We are excited to announce our keynote speakers for The Quest: Indigenous Education and Equity.
Check back as we continue to update our keynote speaker lineup. Click on each image to learn more.
Born and raised in Northern Saskatchewan, Gabrielle is a proud member of the Hatchet Lake First Nation. She has studied international business and policy in Australasia, Asia, the Americas and Europe. In addition, Gabrielle became the youngest Associate accepted into one of Canada’s most competitive post-graduate finance programs.
That same year Gabrielle co-founded the Aboriginal Professional Association of Canada. The organization is of its kind in the Greater Toronto Area and offers services and programming to First Nations, Métis and Inuit professionals.
Gabrielle is the first First Nations representative to be selected for the honour in Canada’s history. Gabrielle is passionate about diversity, leadership and innovation. As the first in her family to pursue post-secondary education and travel the globe, she is a believer in what hard work and a positive attitude can accomplish.
Most recently, Renu was recognized by Canadian Lawyer magazine as one of Canada’s most influential lawyers for her advocacy related to solitary confinement.
Dr. Niigaanwewidam Sinclair
Kike Ojo-Thompson is the founder and principal consultant of Kojo Institute. An award-winning expert on equity, inclusion and diversity, Kike specializes in developing, facilitating and implementing innovative solutions for creating equity at an institutional level. A dynamic speaker and educator who artfully balances tact and honesty, Kike has over 20 years of experience leading engaging and effective workshops, lectures, mediations, and trainings for a broad range of organizations eager to create equitable outcomes for their staff and clients.
In addition to her equity work with Kojo Institute, Kike is a member of the Ontario Human Rights Community Advisory Committee, was formerly the senior facilitator for the province of Ontario’s carding review team, and formerly the project lead for One Vision One Voice, a first-of-its-kind initiative tasked with addressing anti-Black racism in the child welfare system. Of particular note, Kike is a former secondary school teacher and has since supported a number of Boards of Education throughout Ontario.
Jesse is Ojibwe, and his family comes from Chicago and the Serpent River First Nation in Ontario. He is an advocate for Aboriginal Arts, most notably on screen. He draws attention to the imagery used by Hollywood in portrayals of indigenous peoples and stresses the need for a culture to have influence on their own depiction. His pieces on The Revenant, Beyonce and sports mascots were among the most shared on CBC.ca
In 2017 Jesse was appointed to the Canada Council for the Arts.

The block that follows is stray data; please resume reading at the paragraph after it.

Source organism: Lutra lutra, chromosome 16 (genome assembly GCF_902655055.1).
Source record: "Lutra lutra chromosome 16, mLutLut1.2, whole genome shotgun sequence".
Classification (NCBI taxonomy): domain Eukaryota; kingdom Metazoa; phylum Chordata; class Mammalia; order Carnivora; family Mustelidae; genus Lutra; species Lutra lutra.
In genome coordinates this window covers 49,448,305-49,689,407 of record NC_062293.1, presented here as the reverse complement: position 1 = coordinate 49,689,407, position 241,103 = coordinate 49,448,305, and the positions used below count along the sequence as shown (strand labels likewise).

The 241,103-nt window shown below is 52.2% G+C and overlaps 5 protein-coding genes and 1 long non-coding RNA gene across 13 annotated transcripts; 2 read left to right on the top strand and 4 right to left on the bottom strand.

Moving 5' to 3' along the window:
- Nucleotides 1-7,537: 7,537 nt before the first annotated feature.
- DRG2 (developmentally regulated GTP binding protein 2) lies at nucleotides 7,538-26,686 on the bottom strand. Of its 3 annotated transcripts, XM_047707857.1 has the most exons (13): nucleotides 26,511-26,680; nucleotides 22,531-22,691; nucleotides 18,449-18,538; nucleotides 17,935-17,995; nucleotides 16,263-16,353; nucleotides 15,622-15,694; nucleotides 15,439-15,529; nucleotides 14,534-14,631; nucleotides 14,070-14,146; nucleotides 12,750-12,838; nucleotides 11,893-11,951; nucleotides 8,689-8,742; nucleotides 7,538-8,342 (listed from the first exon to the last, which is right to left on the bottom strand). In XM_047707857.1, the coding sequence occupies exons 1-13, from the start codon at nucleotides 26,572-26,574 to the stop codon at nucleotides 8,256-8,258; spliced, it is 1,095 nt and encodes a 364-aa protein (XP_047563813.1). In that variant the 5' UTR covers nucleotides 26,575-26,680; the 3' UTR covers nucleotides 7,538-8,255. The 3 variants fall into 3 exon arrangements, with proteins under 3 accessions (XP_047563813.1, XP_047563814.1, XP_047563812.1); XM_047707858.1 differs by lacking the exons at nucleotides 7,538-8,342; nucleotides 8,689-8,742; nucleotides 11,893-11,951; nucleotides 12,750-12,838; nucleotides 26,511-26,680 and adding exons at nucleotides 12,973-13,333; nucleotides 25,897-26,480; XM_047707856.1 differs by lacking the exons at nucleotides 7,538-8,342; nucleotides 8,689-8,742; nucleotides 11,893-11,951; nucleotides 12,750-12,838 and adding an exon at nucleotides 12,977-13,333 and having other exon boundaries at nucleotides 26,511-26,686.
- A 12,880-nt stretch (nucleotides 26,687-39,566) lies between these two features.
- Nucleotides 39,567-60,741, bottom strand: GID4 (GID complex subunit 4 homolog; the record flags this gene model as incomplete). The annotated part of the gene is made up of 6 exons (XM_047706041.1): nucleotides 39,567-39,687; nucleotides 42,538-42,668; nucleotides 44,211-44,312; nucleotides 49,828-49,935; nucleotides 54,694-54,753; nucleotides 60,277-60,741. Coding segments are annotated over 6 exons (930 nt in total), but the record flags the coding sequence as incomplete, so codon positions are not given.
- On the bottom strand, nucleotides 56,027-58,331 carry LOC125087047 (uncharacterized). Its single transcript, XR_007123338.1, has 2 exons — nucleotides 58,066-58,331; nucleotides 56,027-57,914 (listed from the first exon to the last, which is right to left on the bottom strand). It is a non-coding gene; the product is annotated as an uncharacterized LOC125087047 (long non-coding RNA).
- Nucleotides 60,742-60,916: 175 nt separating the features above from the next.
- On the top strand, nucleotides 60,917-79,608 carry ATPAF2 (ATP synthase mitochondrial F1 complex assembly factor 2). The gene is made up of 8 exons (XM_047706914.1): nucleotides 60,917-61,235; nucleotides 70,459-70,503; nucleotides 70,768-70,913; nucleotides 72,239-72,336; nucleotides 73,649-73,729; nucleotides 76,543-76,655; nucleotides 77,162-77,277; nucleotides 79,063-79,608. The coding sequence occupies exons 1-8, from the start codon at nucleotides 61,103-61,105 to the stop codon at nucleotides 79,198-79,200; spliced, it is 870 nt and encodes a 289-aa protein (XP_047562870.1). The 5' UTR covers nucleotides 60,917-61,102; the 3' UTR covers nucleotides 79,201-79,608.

Dr. Debbie Donsky
Dr Debbie Donsky is currently the Coordinating Principal for School Effectiveness in the Peel District School Board. Throughout her 25 years in education, she has worked in several boards in the Toronto area and at the Ministry of Education both in eLearning and Student Achievement. She has taught all levels in the elementary panel and has been a school administrator for the last fifteen years. Debbie has worked with the Ontario Principals’ Council as a PQP instructor, online instructor and workshop presenter on various aspects of leadership including Equitable and Inclusive Leadership. Debbie’s doctoral thesis focused on Knowledge Building in an Antiracist Classroom. Debbie continues to examine how power and pedagogy intersect in our classrooms, schools and education systems through her blogging, presenting and leadership practices.
Debbie has made a career focused on creating spaces of possibility–whether as an advocate, leader, speaker or writer. If you want to learn more, check out her website at www.debbiedonsky.com and follow her on Twitter @DebbieDonsky.
I love working alongside and in service of our youth and I am committed to being a strong advocate and accomplice for them.
Dr. Avis Glaze
Dr. Avis Glaze
For Avis, excellence and equity must go hand in hand. Variables such as poverty, gender, race, social class of postal code should not truncate the life chances of students, narrow their career choices, nor determine their destiny in any way. She focusses on teaching both hard- and soft skills and on the research-informed strategies that are known to be effective in school and system improvement efforts. She believes that educators have both the will and the skills to improve their systems and that parents, community and business partnerships play an essential role in education reform. She urges educators to build upon their successes and redouble their efforts to ensure that all children achieve success in our schools. We must prepare them to think critically and analytically, feel deeply and empathically, and act wisely and ethically. For her, graduates of our schools must become solution finders – confident, productive and engaged citizens of character –who contribute to nation building. There can be no ‘throw-away-kids,’ she asserts.
Dr. Glaze has worked with educators in some 50 jurisdictions across the globe. She knows what world class education systems look like. She served as Adviser to the Minister of Education in Ontario and New Zealand and was engaged to reform the administrative governance system in Nova Scotia. Currently, she is working as consultant to the review of the Manitoba education system and is also serving as one of the International Education Advisers working with the First Minister of Scotland on their mandate to improve their education system.
Visit her website at: www.avisglaze.ca